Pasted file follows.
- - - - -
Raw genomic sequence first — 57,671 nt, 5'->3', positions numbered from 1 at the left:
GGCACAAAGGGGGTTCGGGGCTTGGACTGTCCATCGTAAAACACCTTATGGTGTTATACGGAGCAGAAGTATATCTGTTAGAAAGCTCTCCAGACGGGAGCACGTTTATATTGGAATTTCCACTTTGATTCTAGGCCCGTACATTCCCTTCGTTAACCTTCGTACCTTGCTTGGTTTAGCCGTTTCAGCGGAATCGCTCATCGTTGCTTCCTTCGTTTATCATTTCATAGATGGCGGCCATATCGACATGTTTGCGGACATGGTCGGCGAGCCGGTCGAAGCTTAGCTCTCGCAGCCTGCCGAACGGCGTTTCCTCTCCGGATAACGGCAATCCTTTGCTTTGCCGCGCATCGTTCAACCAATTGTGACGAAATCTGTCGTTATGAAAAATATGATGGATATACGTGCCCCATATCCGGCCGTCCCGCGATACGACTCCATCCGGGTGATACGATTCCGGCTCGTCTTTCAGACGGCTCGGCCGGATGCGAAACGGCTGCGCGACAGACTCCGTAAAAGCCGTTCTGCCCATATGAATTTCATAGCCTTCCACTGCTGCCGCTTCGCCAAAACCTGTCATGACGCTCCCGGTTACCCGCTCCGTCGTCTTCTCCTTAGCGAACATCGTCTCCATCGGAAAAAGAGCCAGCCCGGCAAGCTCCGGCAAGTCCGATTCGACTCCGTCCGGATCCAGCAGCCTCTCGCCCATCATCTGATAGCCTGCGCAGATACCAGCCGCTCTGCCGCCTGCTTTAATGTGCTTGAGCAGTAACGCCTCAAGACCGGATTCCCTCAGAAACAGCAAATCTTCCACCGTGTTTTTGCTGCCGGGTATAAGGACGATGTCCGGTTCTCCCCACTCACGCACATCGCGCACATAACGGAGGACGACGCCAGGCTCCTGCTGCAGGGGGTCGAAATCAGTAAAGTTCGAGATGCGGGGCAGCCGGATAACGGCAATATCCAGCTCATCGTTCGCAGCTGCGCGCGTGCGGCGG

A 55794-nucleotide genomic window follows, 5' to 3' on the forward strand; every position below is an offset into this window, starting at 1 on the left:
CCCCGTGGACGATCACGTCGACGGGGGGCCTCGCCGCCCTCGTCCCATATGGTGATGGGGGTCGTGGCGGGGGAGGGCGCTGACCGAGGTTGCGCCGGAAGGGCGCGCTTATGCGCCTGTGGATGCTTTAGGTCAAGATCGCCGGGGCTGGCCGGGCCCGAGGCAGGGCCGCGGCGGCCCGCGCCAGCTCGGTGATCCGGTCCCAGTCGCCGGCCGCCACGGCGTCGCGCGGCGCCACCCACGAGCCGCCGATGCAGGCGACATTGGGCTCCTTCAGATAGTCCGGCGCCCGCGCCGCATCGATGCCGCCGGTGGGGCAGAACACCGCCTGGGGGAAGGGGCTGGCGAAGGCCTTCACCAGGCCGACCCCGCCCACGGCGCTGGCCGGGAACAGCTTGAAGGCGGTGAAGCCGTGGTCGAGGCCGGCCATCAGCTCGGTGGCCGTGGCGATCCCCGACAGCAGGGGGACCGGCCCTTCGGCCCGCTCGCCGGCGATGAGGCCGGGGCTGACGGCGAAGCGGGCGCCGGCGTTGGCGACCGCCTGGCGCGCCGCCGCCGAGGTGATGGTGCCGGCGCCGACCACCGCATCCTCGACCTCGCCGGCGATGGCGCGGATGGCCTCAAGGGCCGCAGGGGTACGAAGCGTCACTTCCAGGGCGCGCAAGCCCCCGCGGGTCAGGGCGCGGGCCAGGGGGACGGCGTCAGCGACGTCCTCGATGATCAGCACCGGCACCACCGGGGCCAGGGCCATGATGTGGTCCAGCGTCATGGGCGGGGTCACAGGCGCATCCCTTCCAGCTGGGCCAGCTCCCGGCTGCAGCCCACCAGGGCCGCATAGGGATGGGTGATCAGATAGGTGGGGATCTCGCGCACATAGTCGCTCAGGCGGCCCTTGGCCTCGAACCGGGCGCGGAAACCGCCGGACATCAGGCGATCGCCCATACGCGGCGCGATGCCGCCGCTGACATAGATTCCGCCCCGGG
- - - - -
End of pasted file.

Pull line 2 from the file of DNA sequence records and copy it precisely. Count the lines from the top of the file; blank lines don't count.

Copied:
GGCACAAAGGGGGTTCGGGGCTTGGACTGTCCATCGTAAAACACCTTATGGTGTTATACGGAGCAGAAGTATATCTGTTAGAAAGCTCTCCAGACGGGAGCACGTTTATATTGGAATTTCCACTTTGATTCTAGGCCCGTACATTCCCTTCGTTAACCTTCGTACCTTGCTTGGTTTAGCCGTTTCAGCGGAATCGCTCATCGTTGCTTCCTTCGTTTATCATTTCATAGATGGCGGCCATATCGACATGTTTGCGGACATGGTCGGCGAGCCGGTCGAAGCTTAGCTCTCGCAGCCTGCCGAACGGCGTTTCCTCTCCGGATAACGGCAATCCTTTGCTTTGCCGCGCATCGTTCAACCAATTGTGACGAAATCTGTCGTTATGAAAAATATGATGGATATACGTGCCCCATATCCGGCCGTCCCGCGATACGACTCCATCCGGGTGATACGATTCCGGCTCGTCTTTCAGACGGCTCGGCCGGATGCGAAACGGCTGCGCGACAGACTCCGTAAAAGCCGTTCTGCCCATATGAATTTCATAGCCTTCCACTGCTGCCGCTTCGCCAAAACCTGTCATGACGCTCCCGGTTACCCGCTCCGTCGTCTTCTCCTTAGCGAACATCGTCTCCATCGGAAAAAGAGCCAGCCCGGCAAGCTCCGGCAAGTCCGATTCGACTCCGTCCGGATCCAGCAGCCTCTCGCCCATCATCTGATAGCCTGCGCAGATACCAGCCGCTCTGCCGCCTGCTTTAATGTGCTTGAGCAGTAACGCCTCAAGACCGGATTCCCTCAGAAACAGCAAATCTTCCACCGTGTTTTTGCTGCCGGGTATAAGGACGATGTCCGGTTCTCCCCACTCACGCACATCGCGCACATAACGGAGGACGACGCCAGGCTCCTGCTGCAGGGGGTCGAAATCAGTAAAGTTCGAGATGCGGGGCAGCCGGATAACGGCAATATCCAGCTCATCGTTCGCAGCTGCGCGCGTGCGGCGG